Open Access

Expression profile of immune response genes in patients with Severe Acute Respiratory Syndrome

  • Renji Reghunathan1,
  • Manikandan Jayapal1,
  • Li-Yang Hsu2,
  • Hiok-Hee Chng3,
  • Dessmon Tai4,
  • Bernard P Leung1 and
  • Alirio J Melendez1Email author
Contributed equally
BMC Immunology20056:2

DOI: 10.1186/1471-2172-6-2

Received: 10 September 2004

Accepted: 18 January 2005

Published: 18 January 2005

Abstract

Background

Severe acute respiratory syndrome (SARS) emerged in later February 2003, as a new epidemic form of life-threatening infection caused by a novel coronavirus. However, the immune-pathogenesis of SARS is poorly understood. To understand the host response to this pathogen, we investigated the gene expression profiles of peripheral blood mononuclear cells (PBMCs) derived from SARS patients, and compared with healthy controls.

Results

The number of differentially expressed genes was found to be 186 under stringent filtering criteria of microarray data analysis. Several genes were highly up-regulated in patients with SARS, such as, the genes coding for Lactoferrin, S100A9 and Lipocalin 2. The real-time PCR method verified the results of the gene array analysis and showed that those genes that were up-regulated as determined by microarray analysis were also found to be comparatively up-regulated by real-time PCR analysis.

Conclusions

This differential gene expression profiling of PBMCs from patients with SARS strongly suggests that the response of SARS affected patients seems to be mainly an innate inflammatory response, rather than a specific immune response against a viral infection, as we observed a complete lack of cytokine genes usually triggered during a viral infection. Our study shows for the first time how the immune system responds to the SARS infection, and opens new possibilities for designing new diagnostics and treatments for this new life-threatening disease.

Background

Severe acute respiratory syndrome (SARS) emerged in 2003, as a new epidemic form of life-threatening infection [1]. As of September 2003, there were 8098 cases of SARS from 29 countries with 774 deaths (WHO). SARS is characterized by high fever, malaise, rigors, headache, dry cough, and progression to interstitial infiltration in lungs with eventual mortality of greater than 10% in many countries [2]. SARS has been shown to be caused by a novel coronavirus; SARS-CoV, with genome sequences recently published [37]. However, the pathogenesis of SARS is poorly understood. Major hematological features of this disease are lymphopenia, transient thrombocytopenia, and normal neutrophil and monocyte counts [8]. It has been shown that SARS coronavirus infects and replicates in a wide variety of host cells, including PBMCs, in susceptible animals and human beings [9, 10]. Hence, to understand the host response to this pathogen, we profiled the gene expression patterns of peripheral blood mononuclear cells (PBMC) from SARS patients, compared to healthy controls using oligo nucleotide microarrays. We found that in the PBMC from SARS patients a number of genes were differentially expressed, as compared to healthy controls, including immune-related genes and these genes are not the typical ones expected in a viral infection.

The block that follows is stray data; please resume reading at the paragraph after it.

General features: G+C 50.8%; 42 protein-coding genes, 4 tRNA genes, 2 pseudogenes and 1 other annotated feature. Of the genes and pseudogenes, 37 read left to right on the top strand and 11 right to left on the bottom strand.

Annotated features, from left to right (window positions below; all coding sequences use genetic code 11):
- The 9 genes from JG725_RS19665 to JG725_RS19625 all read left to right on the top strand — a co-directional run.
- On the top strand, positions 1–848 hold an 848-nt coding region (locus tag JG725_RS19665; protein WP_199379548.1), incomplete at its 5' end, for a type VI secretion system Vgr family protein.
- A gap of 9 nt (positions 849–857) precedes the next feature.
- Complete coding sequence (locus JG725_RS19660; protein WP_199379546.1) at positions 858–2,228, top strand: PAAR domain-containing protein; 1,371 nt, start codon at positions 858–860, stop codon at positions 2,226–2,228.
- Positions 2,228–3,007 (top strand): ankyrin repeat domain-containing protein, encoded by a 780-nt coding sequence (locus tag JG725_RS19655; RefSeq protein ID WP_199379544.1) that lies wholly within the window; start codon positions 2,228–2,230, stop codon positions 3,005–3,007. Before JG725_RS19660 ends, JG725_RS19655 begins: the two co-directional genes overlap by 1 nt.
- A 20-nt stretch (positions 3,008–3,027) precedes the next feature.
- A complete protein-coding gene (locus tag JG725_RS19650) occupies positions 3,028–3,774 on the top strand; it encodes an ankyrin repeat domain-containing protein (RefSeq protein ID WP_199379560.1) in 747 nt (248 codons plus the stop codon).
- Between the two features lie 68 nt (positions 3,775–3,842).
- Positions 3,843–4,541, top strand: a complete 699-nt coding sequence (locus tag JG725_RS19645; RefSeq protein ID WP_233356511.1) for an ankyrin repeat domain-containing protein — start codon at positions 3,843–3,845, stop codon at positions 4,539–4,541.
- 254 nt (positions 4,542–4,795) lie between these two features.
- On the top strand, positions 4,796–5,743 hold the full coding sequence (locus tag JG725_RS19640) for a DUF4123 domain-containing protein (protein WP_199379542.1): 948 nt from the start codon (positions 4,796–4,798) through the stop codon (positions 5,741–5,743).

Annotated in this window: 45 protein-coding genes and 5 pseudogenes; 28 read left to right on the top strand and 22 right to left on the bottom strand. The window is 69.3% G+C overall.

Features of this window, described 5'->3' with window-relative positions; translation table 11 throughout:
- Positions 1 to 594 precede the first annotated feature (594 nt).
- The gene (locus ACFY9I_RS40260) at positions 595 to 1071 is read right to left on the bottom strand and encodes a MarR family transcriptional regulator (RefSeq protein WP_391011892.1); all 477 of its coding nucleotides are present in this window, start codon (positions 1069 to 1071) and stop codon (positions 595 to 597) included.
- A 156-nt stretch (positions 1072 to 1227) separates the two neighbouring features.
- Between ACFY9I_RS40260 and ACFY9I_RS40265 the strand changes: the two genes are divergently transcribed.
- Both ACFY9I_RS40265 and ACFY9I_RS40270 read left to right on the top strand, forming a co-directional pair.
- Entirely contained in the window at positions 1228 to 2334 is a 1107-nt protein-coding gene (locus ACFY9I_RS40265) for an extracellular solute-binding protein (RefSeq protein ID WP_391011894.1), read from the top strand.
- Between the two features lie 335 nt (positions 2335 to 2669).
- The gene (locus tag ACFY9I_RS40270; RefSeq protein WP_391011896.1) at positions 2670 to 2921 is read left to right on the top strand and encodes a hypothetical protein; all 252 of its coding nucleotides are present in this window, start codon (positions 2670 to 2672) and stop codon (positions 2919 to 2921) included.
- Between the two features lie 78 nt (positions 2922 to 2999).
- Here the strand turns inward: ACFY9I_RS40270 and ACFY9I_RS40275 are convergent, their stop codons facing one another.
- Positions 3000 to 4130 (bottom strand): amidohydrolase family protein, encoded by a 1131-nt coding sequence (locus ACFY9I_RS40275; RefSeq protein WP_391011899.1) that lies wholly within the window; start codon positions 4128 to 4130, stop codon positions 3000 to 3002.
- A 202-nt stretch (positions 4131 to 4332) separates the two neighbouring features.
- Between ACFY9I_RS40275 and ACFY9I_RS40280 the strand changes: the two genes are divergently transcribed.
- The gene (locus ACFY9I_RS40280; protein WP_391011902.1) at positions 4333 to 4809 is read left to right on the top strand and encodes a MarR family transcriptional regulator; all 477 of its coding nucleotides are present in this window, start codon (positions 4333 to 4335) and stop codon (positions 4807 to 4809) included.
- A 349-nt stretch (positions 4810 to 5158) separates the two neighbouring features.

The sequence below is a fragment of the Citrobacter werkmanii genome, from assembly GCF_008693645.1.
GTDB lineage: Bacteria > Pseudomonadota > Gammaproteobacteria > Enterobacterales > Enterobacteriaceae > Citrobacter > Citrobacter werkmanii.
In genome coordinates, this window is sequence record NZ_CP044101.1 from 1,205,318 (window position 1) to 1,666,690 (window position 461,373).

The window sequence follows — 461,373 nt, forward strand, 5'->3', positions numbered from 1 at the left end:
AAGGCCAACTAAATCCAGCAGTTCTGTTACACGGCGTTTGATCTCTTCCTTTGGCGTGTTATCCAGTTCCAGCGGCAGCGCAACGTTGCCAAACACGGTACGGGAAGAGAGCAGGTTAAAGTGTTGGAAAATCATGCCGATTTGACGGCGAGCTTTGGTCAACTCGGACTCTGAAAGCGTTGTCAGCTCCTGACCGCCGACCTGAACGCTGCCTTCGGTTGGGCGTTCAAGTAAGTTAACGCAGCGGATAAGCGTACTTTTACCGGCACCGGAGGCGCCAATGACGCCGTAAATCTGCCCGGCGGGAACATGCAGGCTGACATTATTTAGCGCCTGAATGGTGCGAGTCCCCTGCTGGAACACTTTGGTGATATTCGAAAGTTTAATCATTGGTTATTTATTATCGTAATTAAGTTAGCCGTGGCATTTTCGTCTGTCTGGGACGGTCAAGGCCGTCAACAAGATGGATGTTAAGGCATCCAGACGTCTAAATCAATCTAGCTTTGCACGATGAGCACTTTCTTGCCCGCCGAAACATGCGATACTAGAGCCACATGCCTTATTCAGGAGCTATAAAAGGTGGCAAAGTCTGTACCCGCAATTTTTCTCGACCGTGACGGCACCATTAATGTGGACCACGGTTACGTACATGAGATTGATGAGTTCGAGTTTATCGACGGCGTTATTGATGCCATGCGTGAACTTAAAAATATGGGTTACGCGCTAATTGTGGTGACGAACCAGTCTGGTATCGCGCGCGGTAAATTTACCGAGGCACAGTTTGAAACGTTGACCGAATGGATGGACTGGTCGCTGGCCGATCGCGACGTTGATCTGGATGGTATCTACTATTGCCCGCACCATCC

During a viral infection, most cell types in the body respond by secreting high levels of type 1 interferons (IFN-α and IFN-β) [11]. IFN-α/β can directly induce antiviral activities in neighboring cells, preventing viral spread by increasing the resistance of uninfected cells toward the virus. Moreover, these IFNs can activate Natural Killer (NK) cells mediated cytotoxity toward virus-infected cells [11, 12], and there is accumulating evidence that IFN-α/β contribute to driving the adaptive-immune response in the T helper cell type 1 (Th1) direction, via stimulation of IFN-γ expression [12]. NK cells can produce IFN-γ [13], which activates leukocytes, such as monocytes/macrophages, that, in turn, participate in the antiviral responses by producing free radicals and proinflammatory cytokines such as TNF-α [13]. During the response to viral infections, a key role is played by the expansion and activation of CD4+ and CD8+ T cells, which are central to the antiviral immunity, including their capability to inhibit replication and clear the infection. CD8+ cells have a direct effector role through cytotoxic T lymphocyte mediated lysis, and cytokine and chemokine production [14]. The role of CD4+ T cells in antiviral immunity is highly dependent on production of cytokines, notably IFN-γ [15], and the cytolytic activity exerted by a subset of CD4+ T cells [16]. Activation, coordination, and regulation of the above-described antiviral responses are mediated by complex mechanisms, where cytokines play important roles. However, to our surprise, we found that the patients' response of SARS appears to be mainly an innate inflammatory response, rather than a specific immune response against a viral infection. There is no significant level of up-regulation of MHC-I genes, neither for major cytokines including IFNs, nor for genes involved in complement mediated cytolysis, suggesting that the immune response against SARS-CoV may be different from other viral infections.